​​​​

COAST Anti-Racism and Diversity Inclusion Statement

​​​-Anti-Racism and Div​ersity Resources​-


To the COAST community and the world beyond, 

We are writing to speak out against the abhorrent institutionalized racism that has dominated this country since colonial times. We condemn the taking of the Black lives that have made the recent headlines (George Floyd, Breonna Taylor, Ahmaud Arbery and others), and the many, many others that have not. We condemn the taking of lives of Black people, Indigenous peoples and people of color and the injuries and injustices that have been done going back hundreds of years and continue today. The ongoing protests across the country are a call to action: it is far past time to shine a light on our nation’s racist and violent past and to dismantle the structures and policies that have led us to this moment.

COAST is the organization for marine, coastal and coastal watershed related research in the California State University (CSU). The CSU is the nation’s largest, most diverse four-year public university system in the country: more than 60% of CSU students are students of color. As a field, marine science across the country notably lacks faculty members, practitioners, and students of color. COAST, situated within the CSU, is no exception. The majority of students we support through undergraduate and graduate student research awards, travel funding and paid summer internships are White and do not reflect the diverse composition of the larger CSU student population. 

A 2018 study by Rachel Bernard and Emily Cooperdock​ shows that over the last 40 years in the U.S., the number of PhDs in atmospheric, earth and ocean sciences awarded to underrepresented racial and ethnic minorities has remained exceedingly low. In 2016, 5,138 PhDs were awarded in ocean science. Less than 8% of the recipients were non-White or non-Asian. This is despite a substantial relative increase in racial and ethnic minorities in the overall US population during those 40 years as well as extensive efforts to engage students of color and increase diversity among STEM students, particularly at the graduate level.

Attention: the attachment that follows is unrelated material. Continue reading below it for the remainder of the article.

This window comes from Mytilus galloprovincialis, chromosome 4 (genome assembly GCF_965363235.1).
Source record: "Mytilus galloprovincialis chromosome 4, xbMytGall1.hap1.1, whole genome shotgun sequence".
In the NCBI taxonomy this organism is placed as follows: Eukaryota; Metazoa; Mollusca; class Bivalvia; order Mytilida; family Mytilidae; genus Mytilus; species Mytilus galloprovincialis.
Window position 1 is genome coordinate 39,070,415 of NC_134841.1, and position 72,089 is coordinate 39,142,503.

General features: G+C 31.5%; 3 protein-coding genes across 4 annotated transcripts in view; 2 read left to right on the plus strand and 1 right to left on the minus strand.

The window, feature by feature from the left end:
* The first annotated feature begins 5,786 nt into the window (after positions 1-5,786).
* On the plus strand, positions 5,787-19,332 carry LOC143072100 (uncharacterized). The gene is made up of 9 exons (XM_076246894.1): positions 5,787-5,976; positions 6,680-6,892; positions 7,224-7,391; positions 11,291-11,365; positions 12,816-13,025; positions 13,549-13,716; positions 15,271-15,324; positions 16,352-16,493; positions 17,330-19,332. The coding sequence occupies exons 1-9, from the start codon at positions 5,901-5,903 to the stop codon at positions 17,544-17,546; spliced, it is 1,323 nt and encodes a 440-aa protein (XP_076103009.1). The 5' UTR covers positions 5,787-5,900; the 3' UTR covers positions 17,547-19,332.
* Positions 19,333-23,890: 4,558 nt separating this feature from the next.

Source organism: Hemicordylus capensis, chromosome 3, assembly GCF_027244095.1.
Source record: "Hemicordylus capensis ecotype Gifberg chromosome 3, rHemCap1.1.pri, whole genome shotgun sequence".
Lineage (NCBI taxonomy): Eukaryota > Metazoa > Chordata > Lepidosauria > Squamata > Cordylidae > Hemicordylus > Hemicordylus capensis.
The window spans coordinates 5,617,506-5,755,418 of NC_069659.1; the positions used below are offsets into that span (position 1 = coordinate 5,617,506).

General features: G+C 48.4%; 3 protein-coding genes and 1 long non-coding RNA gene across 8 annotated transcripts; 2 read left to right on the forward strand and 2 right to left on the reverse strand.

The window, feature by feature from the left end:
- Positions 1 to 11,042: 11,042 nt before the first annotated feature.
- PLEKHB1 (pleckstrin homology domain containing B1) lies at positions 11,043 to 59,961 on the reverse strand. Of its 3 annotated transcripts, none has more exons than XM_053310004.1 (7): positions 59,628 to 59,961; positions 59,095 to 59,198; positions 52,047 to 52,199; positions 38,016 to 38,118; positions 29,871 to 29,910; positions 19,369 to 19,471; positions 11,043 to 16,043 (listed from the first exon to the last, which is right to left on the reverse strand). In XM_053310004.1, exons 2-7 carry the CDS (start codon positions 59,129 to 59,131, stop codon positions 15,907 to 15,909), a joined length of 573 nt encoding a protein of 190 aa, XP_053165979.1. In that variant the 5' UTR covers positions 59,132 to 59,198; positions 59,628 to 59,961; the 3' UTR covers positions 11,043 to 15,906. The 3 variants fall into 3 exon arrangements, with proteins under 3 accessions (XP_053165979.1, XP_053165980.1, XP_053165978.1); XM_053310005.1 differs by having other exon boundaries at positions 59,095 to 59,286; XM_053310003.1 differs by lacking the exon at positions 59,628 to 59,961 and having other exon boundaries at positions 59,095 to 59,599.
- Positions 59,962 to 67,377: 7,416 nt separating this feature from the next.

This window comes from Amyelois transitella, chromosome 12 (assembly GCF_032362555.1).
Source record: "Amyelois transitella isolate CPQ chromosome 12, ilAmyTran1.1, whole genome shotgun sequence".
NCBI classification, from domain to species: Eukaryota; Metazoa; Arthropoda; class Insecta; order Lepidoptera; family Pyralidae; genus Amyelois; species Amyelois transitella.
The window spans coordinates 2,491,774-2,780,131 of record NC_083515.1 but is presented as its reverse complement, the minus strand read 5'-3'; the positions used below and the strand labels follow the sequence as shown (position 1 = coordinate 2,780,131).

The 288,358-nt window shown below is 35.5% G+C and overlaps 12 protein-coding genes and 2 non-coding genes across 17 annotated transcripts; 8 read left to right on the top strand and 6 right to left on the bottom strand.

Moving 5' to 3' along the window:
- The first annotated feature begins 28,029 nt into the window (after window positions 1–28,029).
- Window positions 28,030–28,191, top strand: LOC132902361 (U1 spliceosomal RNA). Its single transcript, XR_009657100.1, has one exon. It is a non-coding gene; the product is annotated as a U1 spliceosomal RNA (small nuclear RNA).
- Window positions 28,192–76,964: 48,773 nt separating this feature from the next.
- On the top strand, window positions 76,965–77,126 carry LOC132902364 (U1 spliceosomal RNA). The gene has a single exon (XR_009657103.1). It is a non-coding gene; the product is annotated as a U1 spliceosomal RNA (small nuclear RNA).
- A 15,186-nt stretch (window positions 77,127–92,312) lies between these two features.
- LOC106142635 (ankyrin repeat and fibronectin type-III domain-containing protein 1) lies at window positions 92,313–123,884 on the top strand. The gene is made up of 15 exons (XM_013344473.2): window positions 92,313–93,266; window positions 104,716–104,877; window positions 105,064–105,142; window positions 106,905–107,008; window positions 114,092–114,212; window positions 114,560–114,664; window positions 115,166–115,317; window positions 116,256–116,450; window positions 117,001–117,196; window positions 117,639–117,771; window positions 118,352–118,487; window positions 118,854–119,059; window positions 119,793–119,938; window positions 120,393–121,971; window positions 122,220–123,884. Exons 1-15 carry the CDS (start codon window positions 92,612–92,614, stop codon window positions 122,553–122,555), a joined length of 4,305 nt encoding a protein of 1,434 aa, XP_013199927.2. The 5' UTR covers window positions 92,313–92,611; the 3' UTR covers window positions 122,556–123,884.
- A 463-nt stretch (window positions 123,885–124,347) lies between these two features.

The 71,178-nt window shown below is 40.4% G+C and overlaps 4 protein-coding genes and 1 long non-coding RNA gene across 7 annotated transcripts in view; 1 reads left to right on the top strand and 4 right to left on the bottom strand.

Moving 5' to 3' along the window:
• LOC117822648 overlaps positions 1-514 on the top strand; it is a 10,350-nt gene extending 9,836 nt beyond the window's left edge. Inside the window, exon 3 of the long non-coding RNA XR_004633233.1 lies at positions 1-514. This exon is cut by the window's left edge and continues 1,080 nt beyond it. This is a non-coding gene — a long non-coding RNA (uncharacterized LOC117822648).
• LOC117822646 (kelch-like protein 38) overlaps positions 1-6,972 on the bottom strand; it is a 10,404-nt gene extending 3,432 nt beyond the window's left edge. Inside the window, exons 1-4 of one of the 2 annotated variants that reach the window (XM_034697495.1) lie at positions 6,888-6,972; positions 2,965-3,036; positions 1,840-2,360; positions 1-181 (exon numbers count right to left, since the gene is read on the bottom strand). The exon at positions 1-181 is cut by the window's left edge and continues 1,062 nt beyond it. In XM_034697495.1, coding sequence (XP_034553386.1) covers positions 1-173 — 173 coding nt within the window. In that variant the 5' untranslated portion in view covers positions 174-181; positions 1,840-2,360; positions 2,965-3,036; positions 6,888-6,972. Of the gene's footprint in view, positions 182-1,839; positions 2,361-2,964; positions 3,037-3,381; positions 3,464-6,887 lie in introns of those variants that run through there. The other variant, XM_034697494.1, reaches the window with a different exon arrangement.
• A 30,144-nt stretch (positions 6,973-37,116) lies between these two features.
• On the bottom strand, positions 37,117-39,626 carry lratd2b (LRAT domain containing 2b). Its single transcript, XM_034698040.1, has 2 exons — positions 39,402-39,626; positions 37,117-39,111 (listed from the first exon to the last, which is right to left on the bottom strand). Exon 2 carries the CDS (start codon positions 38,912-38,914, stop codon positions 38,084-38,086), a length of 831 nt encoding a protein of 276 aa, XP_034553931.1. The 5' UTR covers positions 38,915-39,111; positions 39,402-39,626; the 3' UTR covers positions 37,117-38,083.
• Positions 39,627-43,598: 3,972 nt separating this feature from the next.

Why? What are we doing wrong, or not doing at all? At the CSU, we know how to create opportunities for students, but clearly opportunity alone is not enough. How can we do better? How can we create meaningful experiences, where underrepresented students feel valued, included, and encouraged to pursue STEM fields, especially marine science and related disciplines? 

We don’t have all the answers, but we believe COAST can play a role in addressing the lack of representation by people of color and other underrepresented groups in marine science. We envision a future in which more people of color 1) pursue and succeed in attaining degrees in marine science and related disciplines at both the undergraduate and graduate level, 2) hold faculty positions in marine science and related disciplines and 3) enter the non-academic work force in marine science and other STEM-related fields, including education, industry and public policy. 

The first thing we are doing is creating a new section on our website with resources​ to help the CSU marine science community become more equitable, inclusive and diverse. There will be multiple sections with resources specific to academia, pedagogy, STEM and marine science. But more importantly, there will be materials on the history of institutionalized, systemic and pervasive racism against Black people and other people of color in our country. We believe that we have to look backward in order to go forward: it is impossible to understand where we are today and to figure out how to create an equitable and just society without studying how we have arrived at this point in our own history.

You’ll be hearing more from us on social media and our website over the coming weeks and months as we identify additional actions we will take. For us, this isn’t a one-and-done statement. We are committed to a sustained, programmatic investment in real and meaningful change. We have a long way to go, and we hope you will join us. 

Dr. Krista Kamer, COAST Director

COAST Executive Committee members
Dr. Joe Carlin, CSU Fullerton
Dr. Sen Chiao, San Jose State University
Dr. Katherine Kantardjieff, CSU San Marcos
Dr. Andrew Lawson, Presidential Liaison, CSU Monterey Bay
Dr. Karina Nielsen, San Francisco State University 
Dr. Sean Place, Sonoma State University
Dr. Benjamin Ruttenberg, Cal Poly San Luis Obispo
Dr. Christine Whitcraft​, CSU Long Beach

COAST Staff members
Kimberly Jassowski, Program Support Coordinator
Jessica Mejia, Program Assistant
Amy Vierra, Policy and Communications Consultant